The government wants information briefings for An Open Day meeting in late October on technologies and processes to reduce cost, size, weight and power systems so fixed wing and rotorcraft unmanned aerial vehicles (UAS) can perform sense and avoid (SAA) other aircraft.

The Open Day meeting is planned for October 28-29 at the John Hopkins Applied Physics Laboratory in Laurel, Md., to hear selected presentations.

The government group UAS Executive Committee (EXCOM), consists of representatives from the Department of Defense (DoD), the Federal Aviation Administration (FAA),NASA and the Department of Homeland Security (DHS).

Army Gray Eagle UAS Photo: U.S. Army
Army Gray Eagle UAS
Photo: U.S. Army

Congress directed formation of the UAS EXCOM in 2009, the Request for Information on said. The group is to “act as a focal point for resolution of issues on matters of policy and procedures relating to UAS access to the (National Airspace) NAS,” and “identify solutions to the range of technical, procedural, and policy concerns arising in the integration of DoD UAS into the NAS in order to achieve the increasing, and ultimately routine, access of such systems into the NAS.”

A key challenge to operating and integrating UAS into the NAS is how UAS can sense and avoid other aircraft.

To ensure sound technical approaches to overcome this challenge, the UAS EXCOM Senior Steering Group (SSG) sponsors a Science and Research Panel (SARP) composed of experts from organizations performing sense and avoid research.  One of the SARP’s primary purposes is to promote partnerships between government agencies and the broader academic and science community on UAS NAS Integration science and research initiatives.

To better inform SAA research needs and to understand ongoing investigations of potential solutions, the SARP wants informational briefs on several topics: technologies that reduce cost, size, weight, and/or power for onboard detection of non-cooperative aircraft, such as radar, LIDAR, and optical systems;  modification of  design and/or performance standards for cooperative surveillance technologies to accommodate UAS; and the application of detection technologies from other industries–such as automotive–that may be adapted to UAS sense and avoid.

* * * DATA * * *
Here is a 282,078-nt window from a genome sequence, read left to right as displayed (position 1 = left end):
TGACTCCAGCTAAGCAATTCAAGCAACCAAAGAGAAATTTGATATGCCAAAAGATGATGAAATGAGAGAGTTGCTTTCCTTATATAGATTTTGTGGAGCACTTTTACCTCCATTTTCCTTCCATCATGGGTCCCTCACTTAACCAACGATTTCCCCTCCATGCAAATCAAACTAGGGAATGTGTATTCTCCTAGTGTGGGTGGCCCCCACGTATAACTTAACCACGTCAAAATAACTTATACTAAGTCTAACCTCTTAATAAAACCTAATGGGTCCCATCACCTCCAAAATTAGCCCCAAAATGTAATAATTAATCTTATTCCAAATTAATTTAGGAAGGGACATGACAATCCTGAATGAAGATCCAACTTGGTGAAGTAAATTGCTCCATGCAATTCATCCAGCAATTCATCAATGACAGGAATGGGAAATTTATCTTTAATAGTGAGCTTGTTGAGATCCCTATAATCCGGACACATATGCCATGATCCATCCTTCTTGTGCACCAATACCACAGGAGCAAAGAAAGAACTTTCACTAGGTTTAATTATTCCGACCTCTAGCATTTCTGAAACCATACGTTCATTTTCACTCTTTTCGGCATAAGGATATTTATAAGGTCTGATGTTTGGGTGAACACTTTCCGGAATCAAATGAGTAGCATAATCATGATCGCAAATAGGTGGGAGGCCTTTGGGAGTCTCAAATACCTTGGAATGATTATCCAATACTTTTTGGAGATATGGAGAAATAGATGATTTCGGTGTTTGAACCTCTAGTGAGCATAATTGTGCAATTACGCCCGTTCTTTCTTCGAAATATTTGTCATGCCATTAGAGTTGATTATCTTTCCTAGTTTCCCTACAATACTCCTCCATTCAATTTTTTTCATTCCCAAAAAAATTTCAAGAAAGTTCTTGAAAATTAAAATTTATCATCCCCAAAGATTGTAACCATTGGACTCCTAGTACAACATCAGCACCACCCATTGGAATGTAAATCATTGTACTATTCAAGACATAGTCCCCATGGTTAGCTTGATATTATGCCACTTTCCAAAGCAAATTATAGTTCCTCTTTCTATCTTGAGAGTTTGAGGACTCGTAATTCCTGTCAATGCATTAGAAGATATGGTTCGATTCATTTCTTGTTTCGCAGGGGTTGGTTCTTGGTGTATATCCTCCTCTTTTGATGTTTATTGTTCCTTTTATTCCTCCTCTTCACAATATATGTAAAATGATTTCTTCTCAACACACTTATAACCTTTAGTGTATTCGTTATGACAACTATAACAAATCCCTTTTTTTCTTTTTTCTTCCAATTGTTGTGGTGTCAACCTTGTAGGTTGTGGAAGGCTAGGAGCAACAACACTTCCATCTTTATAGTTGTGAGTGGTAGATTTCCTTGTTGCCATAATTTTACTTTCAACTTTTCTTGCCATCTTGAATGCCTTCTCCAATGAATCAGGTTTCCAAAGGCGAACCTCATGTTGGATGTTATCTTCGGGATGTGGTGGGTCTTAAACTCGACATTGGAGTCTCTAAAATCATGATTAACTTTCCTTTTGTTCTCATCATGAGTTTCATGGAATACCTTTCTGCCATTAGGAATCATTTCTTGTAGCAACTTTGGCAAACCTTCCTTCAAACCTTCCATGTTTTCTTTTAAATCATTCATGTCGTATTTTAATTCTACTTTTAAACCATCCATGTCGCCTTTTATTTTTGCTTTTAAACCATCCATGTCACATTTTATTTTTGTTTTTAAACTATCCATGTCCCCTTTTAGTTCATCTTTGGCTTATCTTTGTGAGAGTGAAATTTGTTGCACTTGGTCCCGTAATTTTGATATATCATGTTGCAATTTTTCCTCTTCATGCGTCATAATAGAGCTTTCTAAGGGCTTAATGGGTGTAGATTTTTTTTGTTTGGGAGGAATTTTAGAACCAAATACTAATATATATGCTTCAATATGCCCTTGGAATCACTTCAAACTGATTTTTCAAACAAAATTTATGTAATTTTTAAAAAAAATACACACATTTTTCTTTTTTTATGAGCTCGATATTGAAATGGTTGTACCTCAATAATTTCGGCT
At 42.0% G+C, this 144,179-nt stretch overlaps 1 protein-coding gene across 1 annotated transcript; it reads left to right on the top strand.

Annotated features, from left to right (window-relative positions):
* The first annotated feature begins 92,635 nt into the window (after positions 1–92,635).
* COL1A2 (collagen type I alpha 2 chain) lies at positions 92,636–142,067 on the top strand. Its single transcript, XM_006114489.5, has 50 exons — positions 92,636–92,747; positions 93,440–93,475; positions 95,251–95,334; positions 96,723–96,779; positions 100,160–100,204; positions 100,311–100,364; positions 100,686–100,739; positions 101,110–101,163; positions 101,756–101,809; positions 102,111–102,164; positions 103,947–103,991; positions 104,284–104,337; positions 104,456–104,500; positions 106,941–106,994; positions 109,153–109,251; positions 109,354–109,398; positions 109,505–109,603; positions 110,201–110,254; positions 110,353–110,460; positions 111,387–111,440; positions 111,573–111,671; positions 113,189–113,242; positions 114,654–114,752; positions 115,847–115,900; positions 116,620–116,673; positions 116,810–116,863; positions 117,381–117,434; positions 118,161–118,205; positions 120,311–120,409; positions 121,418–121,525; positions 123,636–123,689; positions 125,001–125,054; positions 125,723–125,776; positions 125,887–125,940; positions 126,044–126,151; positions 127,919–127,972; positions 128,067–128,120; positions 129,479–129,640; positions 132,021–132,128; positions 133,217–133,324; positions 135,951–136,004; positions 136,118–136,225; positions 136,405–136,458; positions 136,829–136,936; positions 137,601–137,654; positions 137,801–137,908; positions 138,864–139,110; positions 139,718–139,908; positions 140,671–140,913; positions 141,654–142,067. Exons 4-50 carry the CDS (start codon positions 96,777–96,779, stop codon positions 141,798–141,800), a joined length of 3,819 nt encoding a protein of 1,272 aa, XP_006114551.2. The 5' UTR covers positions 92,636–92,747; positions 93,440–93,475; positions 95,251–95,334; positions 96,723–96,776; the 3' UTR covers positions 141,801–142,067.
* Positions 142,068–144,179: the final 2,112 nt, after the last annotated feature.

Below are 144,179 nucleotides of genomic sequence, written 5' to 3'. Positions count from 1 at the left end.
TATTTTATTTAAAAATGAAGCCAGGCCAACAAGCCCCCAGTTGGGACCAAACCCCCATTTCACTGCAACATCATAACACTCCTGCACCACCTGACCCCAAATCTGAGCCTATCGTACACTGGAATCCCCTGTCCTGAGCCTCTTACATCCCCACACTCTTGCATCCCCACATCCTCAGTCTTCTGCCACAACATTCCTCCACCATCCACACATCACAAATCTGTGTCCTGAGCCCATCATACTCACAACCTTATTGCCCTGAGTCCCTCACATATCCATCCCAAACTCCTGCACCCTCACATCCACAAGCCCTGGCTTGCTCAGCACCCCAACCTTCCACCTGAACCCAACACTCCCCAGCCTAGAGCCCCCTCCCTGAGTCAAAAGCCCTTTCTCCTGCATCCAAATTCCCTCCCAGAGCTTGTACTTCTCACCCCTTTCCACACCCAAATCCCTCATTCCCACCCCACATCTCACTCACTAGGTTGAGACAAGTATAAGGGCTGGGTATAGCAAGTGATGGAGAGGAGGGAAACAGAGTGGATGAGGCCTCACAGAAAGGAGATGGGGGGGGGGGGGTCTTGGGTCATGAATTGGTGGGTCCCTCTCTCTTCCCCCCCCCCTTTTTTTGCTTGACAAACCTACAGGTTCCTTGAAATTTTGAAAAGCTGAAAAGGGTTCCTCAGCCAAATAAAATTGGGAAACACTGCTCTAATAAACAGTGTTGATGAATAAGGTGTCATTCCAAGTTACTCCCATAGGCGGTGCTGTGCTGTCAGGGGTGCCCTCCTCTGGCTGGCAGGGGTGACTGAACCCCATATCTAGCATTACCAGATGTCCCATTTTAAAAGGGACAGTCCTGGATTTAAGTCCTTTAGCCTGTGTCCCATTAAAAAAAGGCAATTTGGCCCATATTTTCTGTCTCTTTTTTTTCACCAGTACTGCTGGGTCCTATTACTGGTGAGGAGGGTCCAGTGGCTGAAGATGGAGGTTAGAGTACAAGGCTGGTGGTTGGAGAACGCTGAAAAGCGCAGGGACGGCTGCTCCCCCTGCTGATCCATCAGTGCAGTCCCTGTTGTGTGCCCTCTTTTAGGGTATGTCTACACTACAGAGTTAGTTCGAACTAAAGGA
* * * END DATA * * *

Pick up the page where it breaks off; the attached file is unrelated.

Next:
Other topics for briefings include: surveillance technologies and processes for ground or air that may accomplish SAA for beyond line of sight small UAS operations at low altitudes; processes that can reduce certification costs of hardware and/or software for small UAS equipped with SAA with emphasis on accommodating software of unknown pedigree; and technologies and processes that provide a means of reliably fusing data from multiple dissimilar reduced cost, size, weight, and power surveillance sources.

A key objective of the meeting is to inform SARP research recommendations to the UAS EXCOM SSG for the topics addressed in this RFI.

The RFI said industry submissions will be selected for presentation based on technical merit, ingenuity, practicality of use in the NAS, potential to improve affordability, and the degree to which the presentation reflects the intent of the RFI.

Also at the Open Day Meeting, the SARP plans to update its recent activities.

Submissions must come in no later than Aug. 24 to Contract Specialist Ms. Courtney Holbrook, at

[email protected]. No phone calls will be accepted.